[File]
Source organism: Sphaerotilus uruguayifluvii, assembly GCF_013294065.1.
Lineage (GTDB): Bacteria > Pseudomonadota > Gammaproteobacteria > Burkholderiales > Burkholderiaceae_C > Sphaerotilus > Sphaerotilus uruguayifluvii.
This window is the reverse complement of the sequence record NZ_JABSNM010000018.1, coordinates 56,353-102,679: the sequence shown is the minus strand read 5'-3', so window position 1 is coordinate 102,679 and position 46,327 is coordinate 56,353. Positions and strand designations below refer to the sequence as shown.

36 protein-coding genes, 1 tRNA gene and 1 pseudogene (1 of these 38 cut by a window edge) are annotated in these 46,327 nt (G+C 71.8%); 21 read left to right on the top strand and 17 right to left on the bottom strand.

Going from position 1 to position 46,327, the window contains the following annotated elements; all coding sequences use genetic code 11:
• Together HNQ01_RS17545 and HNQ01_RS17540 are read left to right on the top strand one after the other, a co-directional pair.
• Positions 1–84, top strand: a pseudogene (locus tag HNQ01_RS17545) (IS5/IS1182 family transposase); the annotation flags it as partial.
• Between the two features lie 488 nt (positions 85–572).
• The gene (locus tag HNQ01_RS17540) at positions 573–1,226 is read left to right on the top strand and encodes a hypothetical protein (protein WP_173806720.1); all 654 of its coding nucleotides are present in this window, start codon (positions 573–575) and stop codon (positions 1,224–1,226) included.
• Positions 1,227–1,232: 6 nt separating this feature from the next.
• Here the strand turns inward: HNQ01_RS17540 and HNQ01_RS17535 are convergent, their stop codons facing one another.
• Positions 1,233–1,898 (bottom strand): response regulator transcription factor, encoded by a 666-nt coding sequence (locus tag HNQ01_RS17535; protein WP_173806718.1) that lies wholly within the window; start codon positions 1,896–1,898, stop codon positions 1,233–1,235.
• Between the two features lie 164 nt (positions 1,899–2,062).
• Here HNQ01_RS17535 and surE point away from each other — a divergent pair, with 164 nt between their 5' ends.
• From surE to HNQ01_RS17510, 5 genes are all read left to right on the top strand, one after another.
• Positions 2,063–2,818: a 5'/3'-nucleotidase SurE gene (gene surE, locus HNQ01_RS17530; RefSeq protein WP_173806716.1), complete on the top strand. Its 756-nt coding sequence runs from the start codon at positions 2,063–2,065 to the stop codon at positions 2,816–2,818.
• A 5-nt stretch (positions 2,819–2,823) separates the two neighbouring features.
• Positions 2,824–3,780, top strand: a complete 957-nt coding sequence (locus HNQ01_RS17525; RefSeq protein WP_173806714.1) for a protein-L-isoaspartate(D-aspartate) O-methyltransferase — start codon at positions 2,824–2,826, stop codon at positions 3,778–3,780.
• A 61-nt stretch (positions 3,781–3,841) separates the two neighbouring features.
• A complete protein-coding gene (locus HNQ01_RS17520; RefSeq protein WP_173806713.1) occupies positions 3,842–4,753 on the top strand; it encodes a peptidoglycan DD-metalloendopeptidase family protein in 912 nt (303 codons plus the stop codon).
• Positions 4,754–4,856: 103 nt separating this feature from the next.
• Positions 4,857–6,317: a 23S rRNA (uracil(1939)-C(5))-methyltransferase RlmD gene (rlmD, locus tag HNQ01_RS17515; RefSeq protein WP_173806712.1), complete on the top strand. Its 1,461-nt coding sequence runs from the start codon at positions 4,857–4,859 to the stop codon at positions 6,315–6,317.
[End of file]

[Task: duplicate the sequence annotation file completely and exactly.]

Source organism: Sphaerotilus uruguayifluvii, assembly GCF_013294065.1.
Lineage (GTDB): Bacteria > Pseudomonadota > Gammaproteobacteria > Burkholderiales > Burkholderiaceae_C > Sphaerotilus > Sphaerotilus uruguayifluvii.
This window is the reverse complement of the sequence record NZ_JABSNM010000018.1, coordinates 56,353-102,679: the sequence shown is the minus strand read 5'-3', so window position 1 is coordinate 102,679 and position 46,327 is coordinate 56,353. Positions and strand designations below refer to the sequence as shown.

36 protein-coding genes, 1 tRNA gene and 1 pseudogene (1 of these 38 cut by a window edge) are annotated in these 46,327 nt (G+C 71.8%); 21 read left to right on the top strand and 17 right to left on the bottom strand.

Going from position 1 to position 46,327, the window contains the following annotated elements; all coding sequences use genetic code 11:
• Together HNQ01_RS17545 and HNQ01_RS17540 are read left to right on the top strand one after the other, a co-directional pair.
• Positions 1–84, top strand: a pseudogene (locus tag HNQ01_RS17545) (IS5/IS1182 family transposase); the annotation flags it as partial.
• Between the two features lie 488 nt (positions 85–572).
• The gene (locus tag HNQ01_RS17540) at positions 573–1,226 is read left to right on the top strand and encodes a hypothetical protein (protein WP_173806720.1); all 654 of its coding nucleotides are present in this window, start codon (positions 573–575) and stop codon (positions 1,224–1,226) included.
• Positions 1,227–1,232: 6 nt separating this feature from the next.
• Here the strand turns inward: HNQ01_RS17540 and HNQ01_RS17535 are convergent, their stop codons facing one another.
• Positions 1,233–1,898 (bottom strand): response regulator transcription factor, encoded by a 666-nt coding sequence (locus tag HNQ01_RS17535; protein WP_173806718.1) that lies wholly within the window; start codon positions 1,896–1,898, stop codon positions 1,233–1,235.
• Between the two features lie 164 nt (positions 1,899–2,062).
• Here HNQ01_RS17535 and surE point away from each other — a divergent pair, with 164 nt between their 5' ends.
• From surE to HNQ01_RS17510, 5 genes are all read left to right on the top strand, one after another.
• Positions 2,063–2,818: a 5'/3'-nucleotidase SurE gene (gene surE, locus HNQ01_RS17530; RefSeq protein WP_173806716.1), complete on the top strand. Its 756-nt coding sequence runs from the start codon at positions 2,063–2,065 to the stop codon at positions 2,816–2,818.
• A 5-nt stretch (positions 2,819–2,823) separates the two neighbouring features.
• Positions 2,824–3,780, top strand: a complete 957-nt coding sequence (locus HNQ01_RS17525; RefSeq protein WP_173806714.1) for a protein-L-isoaspartate(D-aspartate) O-methyltransferase — start codon at positions 2,824–2,826, stop codon at positions 3,778–3,780.
• A 61-nt stretch (positions 3,781–3,841) separates the two neighbouring features.
• A complete protein-coding gene (locus HNQ01_RS17520; RefSeq protein WP_173806713.1) occupies positions 3,842–4,753 on the top strand; it encodes a peptidoglycan DD-metalloendopeptidase family protein in 912 nt (303 codons plus the stop codon).
• Positions 4,754–4,856: 103 nt separating this feature from the next.
• Positions 4,857–6,317: a 23S rRNA (uracil(1939)-C(5))-methyltransferase RlmD gene (rlmD, locus tag HNQ01_RS17515; RefSeq protein WP_173806712.1), complete on the top strand. Its 1,461-nt coding sequence runs from the start codon at positions 4,857–4,859 to the stop codon at positions 6,315–6,317.